We can all agree that if you were a restaurant owner, you’d prefer that those who need to cancel their reservations in advance, rather than just not showing up. After all, it is common courtesy to let the restaurant know. It will give the restaurant the opportunity to fill the space, salvaging valuable business. What’s more rude than not showing up for your reservation? Calling out those MIA guests on the business Twitter account, which is exactly what a Beverly Hills restaurant owner has resorted to.
The Customer Isn’t Always Right
On the night of March 23rd, Noel Ellis, owner of the Beverly Hills-based eatery Red Medicine, was anticipating a packed house. Ellis turned away many walk-in guests, denying them open seating in order to accommodate those who had called ahead. Much to his dismay, those seats would never be filled. “We lost 20 percent of our total reservations on Saturday and a huge chunk of our prime-time bookings,” Ellis complained. “Most diners don’t realize the impact no-shows make on a restaurant.”
Red Medicine Retaliation
While the restaurateur’s frustrations were undoubtedly merited, his subsequent actions in response to the event were not. Ellis logged onto Red Medicine’s Twitter account and publicly embarrassed the no-shows, calling them out by name. “Also, big thanks to Carlos MacManus, Colin Rolfs, Allison Joyce, Sam Java, Daniella Brown, and Matt Lopez for no-showing btwn 730-p-930p,” the tweet read. He tweeted another similar statement, calling out Kyle Anderson for his 8:15 absence.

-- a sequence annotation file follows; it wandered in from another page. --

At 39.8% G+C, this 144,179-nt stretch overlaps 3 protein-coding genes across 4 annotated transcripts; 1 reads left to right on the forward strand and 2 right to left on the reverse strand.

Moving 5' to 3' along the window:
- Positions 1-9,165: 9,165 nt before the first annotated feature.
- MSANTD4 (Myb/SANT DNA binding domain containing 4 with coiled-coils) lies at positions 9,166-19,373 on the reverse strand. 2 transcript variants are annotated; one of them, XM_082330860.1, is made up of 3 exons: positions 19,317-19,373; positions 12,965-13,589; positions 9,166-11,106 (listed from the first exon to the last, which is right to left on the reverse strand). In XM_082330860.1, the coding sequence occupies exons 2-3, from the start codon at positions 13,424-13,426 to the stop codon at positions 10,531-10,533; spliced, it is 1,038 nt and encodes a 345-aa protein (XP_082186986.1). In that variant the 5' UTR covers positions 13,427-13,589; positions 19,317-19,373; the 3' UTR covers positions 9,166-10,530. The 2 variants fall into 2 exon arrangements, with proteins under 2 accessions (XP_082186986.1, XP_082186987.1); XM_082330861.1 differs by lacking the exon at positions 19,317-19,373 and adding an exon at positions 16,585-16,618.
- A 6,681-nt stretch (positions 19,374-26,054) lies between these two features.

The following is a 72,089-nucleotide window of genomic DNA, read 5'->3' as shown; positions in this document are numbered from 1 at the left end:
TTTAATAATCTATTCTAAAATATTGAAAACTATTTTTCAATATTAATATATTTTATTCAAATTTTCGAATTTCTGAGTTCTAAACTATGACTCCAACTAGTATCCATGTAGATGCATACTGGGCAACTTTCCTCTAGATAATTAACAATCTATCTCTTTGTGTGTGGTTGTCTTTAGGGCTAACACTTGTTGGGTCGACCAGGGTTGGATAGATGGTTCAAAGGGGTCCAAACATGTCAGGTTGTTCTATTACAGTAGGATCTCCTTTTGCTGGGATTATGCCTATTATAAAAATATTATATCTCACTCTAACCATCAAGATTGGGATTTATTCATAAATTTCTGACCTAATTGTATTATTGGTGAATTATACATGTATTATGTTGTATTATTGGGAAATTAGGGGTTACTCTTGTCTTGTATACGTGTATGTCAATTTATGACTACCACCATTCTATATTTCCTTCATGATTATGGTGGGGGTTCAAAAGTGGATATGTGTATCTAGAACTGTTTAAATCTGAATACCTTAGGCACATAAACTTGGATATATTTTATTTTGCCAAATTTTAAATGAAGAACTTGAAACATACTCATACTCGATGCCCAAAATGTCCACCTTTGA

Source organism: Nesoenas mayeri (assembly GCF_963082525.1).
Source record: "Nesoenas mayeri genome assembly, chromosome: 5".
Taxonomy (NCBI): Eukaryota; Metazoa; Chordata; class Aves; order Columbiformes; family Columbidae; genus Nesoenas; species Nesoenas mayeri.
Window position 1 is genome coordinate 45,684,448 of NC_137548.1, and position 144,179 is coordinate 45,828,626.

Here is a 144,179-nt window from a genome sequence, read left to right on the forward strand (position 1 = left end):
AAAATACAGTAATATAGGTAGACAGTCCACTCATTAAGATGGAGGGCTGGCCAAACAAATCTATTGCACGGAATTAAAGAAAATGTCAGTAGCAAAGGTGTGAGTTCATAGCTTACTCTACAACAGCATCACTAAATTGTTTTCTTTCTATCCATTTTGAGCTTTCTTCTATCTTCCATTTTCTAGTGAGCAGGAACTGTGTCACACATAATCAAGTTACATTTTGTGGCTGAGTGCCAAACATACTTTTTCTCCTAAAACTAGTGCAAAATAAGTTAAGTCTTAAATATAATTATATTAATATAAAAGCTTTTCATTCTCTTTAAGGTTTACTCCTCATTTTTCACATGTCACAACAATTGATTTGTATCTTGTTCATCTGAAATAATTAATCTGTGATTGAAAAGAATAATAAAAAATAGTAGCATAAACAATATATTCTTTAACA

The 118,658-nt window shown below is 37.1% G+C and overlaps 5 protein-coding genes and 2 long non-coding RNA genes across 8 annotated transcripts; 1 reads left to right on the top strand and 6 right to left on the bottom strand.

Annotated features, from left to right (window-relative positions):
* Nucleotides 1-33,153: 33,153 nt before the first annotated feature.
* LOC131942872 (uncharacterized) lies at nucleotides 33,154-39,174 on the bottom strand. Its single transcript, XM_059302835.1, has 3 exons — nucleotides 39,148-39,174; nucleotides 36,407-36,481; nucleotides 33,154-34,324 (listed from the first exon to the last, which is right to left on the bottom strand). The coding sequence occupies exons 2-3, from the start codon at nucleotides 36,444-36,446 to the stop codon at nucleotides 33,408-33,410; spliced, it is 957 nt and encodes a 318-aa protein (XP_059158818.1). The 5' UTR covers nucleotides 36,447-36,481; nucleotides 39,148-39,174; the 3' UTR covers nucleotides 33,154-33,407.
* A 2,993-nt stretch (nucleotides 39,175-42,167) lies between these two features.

So Was it Worth it?
If the reaction his comments provoked has any effect on the matter, his stunt will prove to be a costly one. The negative backlash has spilled onto the company’s Yelp page, where a number of low ratings have begun to appear. “I love your food and eat there at least once a month but I think it is EXTREMELY tasteless of you to shame your customers,” one reviewer wrote. “I want to come back to your restaurant but I don’t know if I will. I don’t like all the anger.” Despite these sentiments being repeatedly vocalized, Ellis appears to be unapologetic.
Social media presents businesses with a unique decision. It’s no longer as simple as, “If you don’t have something nice to say, don’t say anything at all.” According to recent research, this good advice is often pushed aside now that we have Twitter accounts at our disposal. As seen in the reaction to Ellis’ comments, a social media platform does not guarantee immunity from the consequences, and businesses should be careful about the content that comes from their social media presences.
What do you think about the Twitter-shaming? Has you company ever had a Twitter slip-up?